Funding an account with a T-Bill.

Discussion in 'Trading' started by Il Principe, Oct 10, 2006.

  1. JayS


    Hint: Make sure your FCM buys the t-bills in your name not theirs.
    #11     Oct 11, 2006
  2. if i'm not mistaken the tbills stay in the clearing houses name just like a stock. the sipc insurance is 500k just like a stock. you can't buy a tbill in your name the broker goes under and you say goodby i'm taking my cash. it will be distributed out by the sipc jsut like any other stock that a bk broker holds. many brokers out there paying 1% or less on free cash screwing people
    #12     Oct 11, 2006
  3. Spoken like one who has never traded futures in a large account.

    The reason people buy and sell T-bills every week is, because their account equity fluctuates. When the markets move in the same directions as your futures positions, your account equity goes up. In a futures account (unlike a stock account), this daily fluctuation is real honest-to-goodness liquid cash in your account -- in futures, there's no such thing as "paper profit". However it is daily fluctuation cash that isn't earning interest. What do you do when cash goes up? You put it to work earning interest ... you buy more T-bills.

    Naturally the downside is similar. When the markets move opposite to your positions, your account equity fluctuates downwards. When (cash + Open Trade Equity) goes negative, you and/or your broker's margin department "break" (sell) one or more of your T-bills to get the balance back positive.

    If your account equity fluctuates more than (say) 20K or 30K dollars per week, which it definitely does for some futures traders, then you'll be buying and selling Tbills every week in order to earn the maximum possible interest. On the other hand you'll be at least half way to the magical "Two Comma Account Size" that gets you Institutional account privileges, including automatic money market interest on 100% of your daily cash balance. In that case, someone else is now in charge of fooling with T-bills. Not you any longer.
    #13     Oct 12, 2006
  4. Nattdog


    well, i traded futures with a pure futures broker, purchasing T bills every three months, for about 10 years.

    currently trade with a hybrid broker that allows a money market type fund, so memory plus exact knowledge of the rules is not 100%, as I tried to make clear.

    but I am certain you have more experience than this.
    #14     Oct 12, 2006
  5. Nattdog, do you mean that you traded futures in a large account, with equity fluctuations of 20K to 30K per week, and only purchased T bills every three months? If so, why didn't you buy additional T bills with the interim profits that stacked up in between your every-3-months re-ups? It sounds like you willingly declined Free Money. :eek:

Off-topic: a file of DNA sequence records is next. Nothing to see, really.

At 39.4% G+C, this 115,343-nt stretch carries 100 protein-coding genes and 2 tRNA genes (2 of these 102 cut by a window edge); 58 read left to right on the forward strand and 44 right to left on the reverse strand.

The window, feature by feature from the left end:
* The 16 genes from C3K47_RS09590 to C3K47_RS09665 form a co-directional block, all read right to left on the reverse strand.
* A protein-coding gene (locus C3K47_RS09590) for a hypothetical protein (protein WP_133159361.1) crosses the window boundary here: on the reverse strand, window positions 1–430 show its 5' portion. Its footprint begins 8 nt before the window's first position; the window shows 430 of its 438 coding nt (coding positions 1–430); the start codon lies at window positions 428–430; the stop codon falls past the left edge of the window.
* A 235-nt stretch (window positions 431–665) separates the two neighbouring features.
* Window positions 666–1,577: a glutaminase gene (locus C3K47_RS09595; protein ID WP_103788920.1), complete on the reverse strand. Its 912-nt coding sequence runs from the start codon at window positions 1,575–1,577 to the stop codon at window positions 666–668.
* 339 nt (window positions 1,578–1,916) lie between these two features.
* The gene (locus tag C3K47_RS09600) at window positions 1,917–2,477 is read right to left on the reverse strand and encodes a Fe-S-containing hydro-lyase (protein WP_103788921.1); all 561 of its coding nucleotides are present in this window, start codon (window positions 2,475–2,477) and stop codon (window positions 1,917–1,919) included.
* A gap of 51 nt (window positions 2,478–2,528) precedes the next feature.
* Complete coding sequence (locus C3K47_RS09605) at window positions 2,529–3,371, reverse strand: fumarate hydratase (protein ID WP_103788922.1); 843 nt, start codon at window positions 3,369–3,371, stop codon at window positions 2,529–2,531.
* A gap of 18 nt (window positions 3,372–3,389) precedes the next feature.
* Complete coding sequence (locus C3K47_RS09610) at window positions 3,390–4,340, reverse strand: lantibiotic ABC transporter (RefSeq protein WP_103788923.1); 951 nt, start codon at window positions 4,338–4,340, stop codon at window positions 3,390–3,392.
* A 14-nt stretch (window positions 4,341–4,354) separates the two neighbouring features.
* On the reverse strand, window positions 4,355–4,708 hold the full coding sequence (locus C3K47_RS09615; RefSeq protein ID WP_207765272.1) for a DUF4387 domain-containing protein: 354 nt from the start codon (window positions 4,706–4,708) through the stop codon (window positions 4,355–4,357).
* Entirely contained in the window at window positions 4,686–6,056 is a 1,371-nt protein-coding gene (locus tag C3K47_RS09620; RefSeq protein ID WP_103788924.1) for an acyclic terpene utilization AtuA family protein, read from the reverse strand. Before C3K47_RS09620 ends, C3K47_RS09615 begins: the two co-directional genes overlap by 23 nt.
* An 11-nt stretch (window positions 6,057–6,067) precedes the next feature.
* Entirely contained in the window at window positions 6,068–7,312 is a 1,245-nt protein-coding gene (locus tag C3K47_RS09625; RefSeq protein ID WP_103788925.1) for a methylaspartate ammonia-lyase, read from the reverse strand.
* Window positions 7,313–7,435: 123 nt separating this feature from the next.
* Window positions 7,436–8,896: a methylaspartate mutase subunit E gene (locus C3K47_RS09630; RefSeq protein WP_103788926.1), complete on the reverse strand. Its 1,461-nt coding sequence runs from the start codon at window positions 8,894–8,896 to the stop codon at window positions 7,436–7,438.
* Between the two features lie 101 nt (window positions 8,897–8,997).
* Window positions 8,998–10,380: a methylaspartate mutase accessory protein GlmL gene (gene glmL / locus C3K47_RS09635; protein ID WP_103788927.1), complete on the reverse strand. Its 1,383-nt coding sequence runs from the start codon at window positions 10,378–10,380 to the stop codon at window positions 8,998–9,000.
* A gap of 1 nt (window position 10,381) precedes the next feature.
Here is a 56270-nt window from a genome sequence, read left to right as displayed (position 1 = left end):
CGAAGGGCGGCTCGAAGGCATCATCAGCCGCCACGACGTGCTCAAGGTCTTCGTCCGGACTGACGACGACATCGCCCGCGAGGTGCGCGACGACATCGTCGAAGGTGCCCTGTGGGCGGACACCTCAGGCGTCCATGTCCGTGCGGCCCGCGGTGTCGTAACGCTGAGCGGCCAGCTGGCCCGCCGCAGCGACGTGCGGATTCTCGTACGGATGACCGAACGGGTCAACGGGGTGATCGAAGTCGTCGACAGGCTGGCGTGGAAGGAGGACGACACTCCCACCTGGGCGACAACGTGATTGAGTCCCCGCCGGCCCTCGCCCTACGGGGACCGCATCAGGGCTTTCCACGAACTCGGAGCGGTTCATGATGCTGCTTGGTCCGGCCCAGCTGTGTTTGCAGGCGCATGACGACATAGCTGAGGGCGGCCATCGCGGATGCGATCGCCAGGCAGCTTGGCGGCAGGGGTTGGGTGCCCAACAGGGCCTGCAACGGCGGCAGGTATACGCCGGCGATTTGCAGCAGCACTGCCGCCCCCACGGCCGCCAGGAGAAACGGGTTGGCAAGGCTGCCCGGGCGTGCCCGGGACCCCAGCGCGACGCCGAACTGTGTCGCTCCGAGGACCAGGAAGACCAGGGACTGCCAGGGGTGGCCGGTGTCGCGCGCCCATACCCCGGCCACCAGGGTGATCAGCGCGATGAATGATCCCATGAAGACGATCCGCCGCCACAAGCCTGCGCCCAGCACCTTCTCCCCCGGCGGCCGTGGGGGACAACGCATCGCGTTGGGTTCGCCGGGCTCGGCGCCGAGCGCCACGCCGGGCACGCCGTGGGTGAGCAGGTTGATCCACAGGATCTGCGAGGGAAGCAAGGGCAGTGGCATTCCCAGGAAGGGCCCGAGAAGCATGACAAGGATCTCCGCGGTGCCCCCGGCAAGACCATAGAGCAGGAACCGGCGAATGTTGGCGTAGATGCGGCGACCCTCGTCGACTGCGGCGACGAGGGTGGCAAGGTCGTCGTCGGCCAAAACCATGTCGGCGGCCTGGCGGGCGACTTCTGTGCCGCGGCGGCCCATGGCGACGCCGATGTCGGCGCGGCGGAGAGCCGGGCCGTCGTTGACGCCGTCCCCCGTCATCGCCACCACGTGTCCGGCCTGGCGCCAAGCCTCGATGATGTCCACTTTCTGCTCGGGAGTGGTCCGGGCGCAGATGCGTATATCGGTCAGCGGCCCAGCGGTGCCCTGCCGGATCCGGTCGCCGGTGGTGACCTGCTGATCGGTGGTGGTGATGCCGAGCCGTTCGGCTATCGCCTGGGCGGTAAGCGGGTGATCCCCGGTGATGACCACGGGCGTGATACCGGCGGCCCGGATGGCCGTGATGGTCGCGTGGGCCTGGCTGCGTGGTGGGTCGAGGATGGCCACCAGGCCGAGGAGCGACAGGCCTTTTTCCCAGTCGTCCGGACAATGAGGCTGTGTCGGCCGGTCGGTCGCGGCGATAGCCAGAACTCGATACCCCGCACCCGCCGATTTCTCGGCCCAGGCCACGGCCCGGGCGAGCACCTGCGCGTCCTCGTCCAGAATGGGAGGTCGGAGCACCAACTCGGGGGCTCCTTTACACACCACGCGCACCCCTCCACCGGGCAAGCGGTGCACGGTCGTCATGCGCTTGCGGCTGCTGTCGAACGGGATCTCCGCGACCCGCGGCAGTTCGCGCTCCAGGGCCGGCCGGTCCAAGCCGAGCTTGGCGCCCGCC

#15     Oct 14, 2006
  6. What's a good rate to earn as interest.

    A broker is offering me x% of the t-bill rate less z bps.

    So my question is what values of x & z above would result in a competitive interest rate to earn on balances.


    #16     Jun 26, 2007
  7. WinDiff


    U.S. Treasury securities are a great way to invest and save for the future.

    "...When an investor purchases securities through a broker, dealer, or
    financial institution, the securities are held on the book-entry
    system of that firm. Holding Treasury securities in this manner is
    known as indirect holding since there is one or more entities between
    the investor and the issuer (U.S. Treasury)..."

    "...How do I transfer securities from my broker/dealer account into my
    TreasuryDirect account? Contact your broker to transfer securities to your
    TreasuryDirect account. Your broker will require the following delivery
    information, formatted as shown:

    Receiving bank name – TREASURYDIRECT (All caps, no spaces)
    ABA Number – 051736158
    Your TreasuryDirect account number..."

    "...Can I transfer marketable securities out of my TreasuryDirect account?
    Yes. However, securities purchased through TreasuryDirect are not eligible
    for transfer until 45 days after the issue date. Securities may be
    transferred to another TreasuryDirect account or to a broker/dealer account.
    Securities transferred into TreasuryDirect from an outside account are not
    restricted by this Original Issue Holding Period. External transfers to a
    broker/dealer account may be requested for individual or multiple securities.
    We recommend you verify the financial institution's routing number, name,
    and special handling instructions prior to requesting the transfer..."

    "...TreasuryDirect is the first and only financial services website that lets
    you buy and redeem securities directly from the U.S. Department of the Treasury
    in paperless electronic form. The public can enjoy the flexibility of managing
    a savings portfolio online as needs and financial circumstances change
    <b>All the time knowing that the money is backed by the full faith and credit
    of the U.S. government.</b>..."

    Hope this helps

    #17     Jun 26, 2007
  8. What's a good rate to earn as interest.

    A broker is offering me x% of the t-bill rate less z bps.

    So my question is what values of x & z above would result in a competitive interest rate to earn on balances.

    #18     Dec 1, 2007
  9. anyone knows which brokers allow this?

    and specifically, does openecry offer this option?

    thx in advance
    #19     Dec 2, 2007
  10. dabao91


    IB requires a minimum of $1 million for T-bills!!!

    WHY $1m, why not lower than that just like some other FCM/broker?
    #20     Dec 2, 2007